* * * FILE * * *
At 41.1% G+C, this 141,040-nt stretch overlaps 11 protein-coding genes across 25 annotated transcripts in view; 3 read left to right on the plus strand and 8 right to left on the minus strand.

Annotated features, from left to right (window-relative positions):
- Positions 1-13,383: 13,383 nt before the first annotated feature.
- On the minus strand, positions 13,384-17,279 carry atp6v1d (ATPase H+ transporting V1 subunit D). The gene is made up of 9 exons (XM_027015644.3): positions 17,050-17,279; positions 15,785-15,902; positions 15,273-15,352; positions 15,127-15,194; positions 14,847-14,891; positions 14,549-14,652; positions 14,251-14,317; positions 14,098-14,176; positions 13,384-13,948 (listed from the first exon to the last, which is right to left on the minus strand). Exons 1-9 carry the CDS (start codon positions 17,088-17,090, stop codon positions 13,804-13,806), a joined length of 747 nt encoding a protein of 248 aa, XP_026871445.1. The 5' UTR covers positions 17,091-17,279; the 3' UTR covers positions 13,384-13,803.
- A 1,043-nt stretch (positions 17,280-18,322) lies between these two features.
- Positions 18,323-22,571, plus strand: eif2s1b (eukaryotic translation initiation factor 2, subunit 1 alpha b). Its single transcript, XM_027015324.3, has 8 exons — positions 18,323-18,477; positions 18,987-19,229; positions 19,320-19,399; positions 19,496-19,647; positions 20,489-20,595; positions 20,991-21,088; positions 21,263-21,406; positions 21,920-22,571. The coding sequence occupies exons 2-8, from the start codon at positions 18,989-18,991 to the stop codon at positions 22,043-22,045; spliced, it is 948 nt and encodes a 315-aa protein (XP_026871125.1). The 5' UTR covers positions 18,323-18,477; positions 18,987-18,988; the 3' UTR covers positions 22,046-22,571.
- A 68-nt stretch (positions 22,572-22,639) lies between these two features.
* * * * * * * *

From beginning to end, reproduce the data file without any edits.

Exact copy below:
At 41.1% G+C, this 141,040-nt stretch overlaps 11 protein-coding genes across 25 annotated transcripts in view; 3 read left to right on the plus strand and 8 right to left on the minus strand.

Annotated features, from left to right (window-relative positions):
- Positions 1-13,383: 13,383 nt before the first annotated feature.
- On the minus strand, positions 13,384-17,279 carry atp6v1d (ATPase H+ transporting V1 subunit D). The gene is made up of 9 exons (XM_027015644.3): positions 17,050-17,279; positions 15,785-15,902; positions 15,273-15,352; positions 15,127-15,194; positions 14,847-14,891; positions 14,549-14,652; positions 14,251-14,317; positions 14,098-14,176; positions 13,384-13,948 (listed from the first exon to the last, which is right to left on the minus strand). Exons 1-9 carry the CDS (start codon positions 17,088-17,090, stop codon positions 13,804-13,806), a joined length of 747 nt encoding a protein of 248 aa, XP_026871445.1. The 5' UTR covers positions 17,091-17,279; the 3' UTR covers positions 13,384-13,803.
- A 1,043-nt stretch (positions 17,280-18,322) lies between these two features.
- Positions 18,323-22,571, plus strand: eif2s1b (eukaryotic translation initiation factor 2, subunit 1 alpha b). Its single transcript, XM_027015324.3, has 8 exons — positions 18,323-18,477; positions 18,987-19,229; positions 19,320-19,399; positions 19,496-19,647; positions 20,489-20,595; positions 20,991-21,088; positions 21,263-21,406; positions 21,920-22,571. The coding sequence occupies exons 2-8, from the start codon at positions 18,989-18,991 to the stop codon at positions 22,043-22,045; spliced, it is 948 nt and encodes a 315-aa protein (XP_026871125.1). The 5' UTR covers positions 18,323-18,477; positions 18,987-18,988; the 3' UTR covers positions 22,046-22,571.
- A 68-nt stretch (positions 22,572-22,639) lies between these two features.